Sequencing of the human X chromosome has revealed the existence of many genes that have a unique expression pattern; they are usually expressed in the testis and aberrantly expressed in proliferative tissue, such as cancer. This project proposes to study one family of these genes, the X-antigen gene family (XAGE) whose functions are completely uncharacterized. The overarching goal of this project is to discover the biochemical function of XAGE proteins and to determine the molecular processes that drive their expression. Consistent with Fisk University?s mission to provide students with every tool they need to emerge as future scholars and leaders, this research program will provide Fisk undergraduates with the hands-on opportunity to obtain interdisciplinary scientific knowledge as well as the technical and problem-solving skills that they need to successfully transition to post-undergraduate education and a career in the sciences. In addition to providing faculty mentored research in the investigatos's own laboratory, some of these research concepts and their applications will be introduced in a course-associated laboratory. This project focuses on identifying the underlying mechanisms that cause certain genes on the X chromosome to be expressed only in certain cells at certain times, an area of research that due to its wide scope, is particularly appealing to undergraduate students interested in biological science.

X-antigen genes are located on the X-chromosome and considered to be cancer-testis antigens due to their expression in testis and aberrant expression in proliferative cells. These genes have recently evolved, and their biochemical function and mechanisms regulating either expression is entirely unknown. Using a combination of biochemical and genetic approaches such as tandem affinity IP-Mass Spectrometry and RNA-Sequencing the investogator will determine the biochemical functions of XAGE proteins and those signaling pathways that are perturbed upon aberrant expression. To determine the transcriptional networks and epigenetic mechanisms that lead to this unique expression pattern of XAGE genes, the investigator will perform bioinformatics analysis of methylome sequencing data and promoter elements and then using wet-lab experiments determine the transcription factors that bind to XAGE gene promoters to drive expression. The research will also discover which cis-acting elements, such as enhancers, regulate XAGE expression using Pro-Seq to compare chromatin accessibility in cells expressing XAGE genes versus those that do not. The proposed research will determine whether XAGEs have evolved to provide cells a proliferative or survival advantage and if so, what mechanisms drive their expression.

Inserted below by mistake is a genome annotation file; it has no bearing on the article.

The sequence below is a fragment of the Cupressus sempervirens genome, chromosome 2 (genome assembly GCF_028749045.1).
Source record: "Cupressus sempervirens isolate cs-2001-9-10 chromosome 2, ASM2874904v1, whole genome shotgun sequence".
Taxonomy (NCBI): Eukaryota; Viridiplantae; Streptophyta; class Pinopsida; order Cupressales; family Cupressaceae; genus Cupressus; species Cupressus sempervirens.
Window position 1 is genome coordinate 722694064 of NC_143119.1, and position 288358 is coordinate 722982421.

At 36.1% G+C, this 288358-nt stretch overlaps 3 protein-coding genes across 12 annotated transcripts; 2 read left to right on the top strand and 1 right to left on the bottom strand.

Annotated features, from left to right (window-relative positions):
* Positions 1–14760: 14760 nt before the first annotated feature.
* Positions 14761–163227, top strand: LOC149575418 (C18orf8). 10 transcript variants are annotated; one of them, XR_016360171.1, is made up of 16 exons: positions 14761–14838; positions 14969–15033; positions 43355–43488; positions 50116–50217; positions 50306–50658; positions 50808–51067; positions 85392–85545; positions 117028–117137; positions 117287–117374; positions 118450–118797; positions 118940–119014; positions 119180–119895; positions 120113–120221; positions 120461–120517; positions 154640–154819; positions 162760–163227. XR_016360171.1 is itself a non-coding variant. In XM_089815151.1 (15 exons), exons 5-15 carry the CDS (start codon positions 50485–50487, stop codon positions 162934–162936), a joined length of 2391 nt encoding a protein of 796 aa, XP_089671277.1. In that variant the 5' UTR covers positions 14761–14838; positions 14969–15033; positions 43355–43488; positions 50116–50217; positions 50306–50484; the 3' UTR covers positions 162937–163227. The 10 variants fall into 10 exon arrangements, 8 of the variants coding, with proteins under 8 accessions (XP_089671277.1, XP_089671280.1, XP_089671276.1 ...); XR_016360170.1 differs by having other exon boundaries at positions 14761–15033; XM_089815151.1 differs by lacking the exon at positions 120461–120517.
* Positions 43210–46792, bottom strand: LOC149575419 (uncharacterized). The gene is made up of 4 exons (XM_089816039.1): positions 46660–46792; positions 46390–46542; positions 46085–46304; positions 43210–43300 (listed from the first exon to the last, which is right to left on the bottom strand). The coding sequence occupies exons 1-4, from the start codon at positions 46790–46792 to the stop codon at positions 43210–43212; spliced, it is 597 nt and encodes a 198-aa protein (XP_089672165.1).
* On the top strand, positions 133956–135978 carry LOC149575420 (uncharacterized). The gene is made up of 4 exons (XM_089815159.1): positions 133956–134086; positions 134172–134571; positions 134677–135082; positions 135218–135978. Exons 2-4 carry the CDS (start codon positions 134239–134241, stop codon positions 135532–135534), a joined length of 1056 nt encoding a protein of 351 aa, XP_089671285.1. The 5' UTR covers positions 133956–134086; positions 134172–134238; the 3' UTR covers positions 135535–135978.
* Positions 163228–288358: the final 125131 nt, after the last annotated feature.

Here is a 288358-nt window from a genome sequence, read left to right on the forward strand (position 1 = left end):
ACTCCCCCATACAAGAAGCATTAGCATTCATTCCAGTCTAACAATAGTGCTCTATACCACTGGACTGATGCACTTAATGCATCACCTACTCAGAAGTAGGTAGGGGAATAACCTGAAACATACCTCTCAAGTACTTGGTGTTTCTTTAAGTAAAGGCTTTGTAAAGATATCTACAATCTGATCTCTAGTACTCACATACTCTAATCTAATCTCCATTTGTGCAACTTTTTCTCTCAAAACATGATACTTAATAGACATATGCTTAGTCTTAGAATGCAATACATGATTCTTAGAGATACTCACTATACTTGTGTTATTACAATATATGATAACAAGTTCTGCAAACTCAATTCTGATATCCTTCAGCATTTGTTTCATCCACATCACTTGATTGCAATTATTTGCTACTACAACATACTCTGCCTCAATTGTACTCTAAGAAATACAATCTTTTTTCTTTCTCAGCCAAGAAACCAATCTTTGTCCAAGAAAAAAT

This award reflects NSF's statutory mission and has been deemed worthy of support through evaluation using the Foundation's intellectual merit and broader impacts review criteria.

National Science Foundation (NSF)
Division of Molecular and Cellular Biosciences (MCB)
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Candi Phoebe Lostroh
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Fisk University
United States
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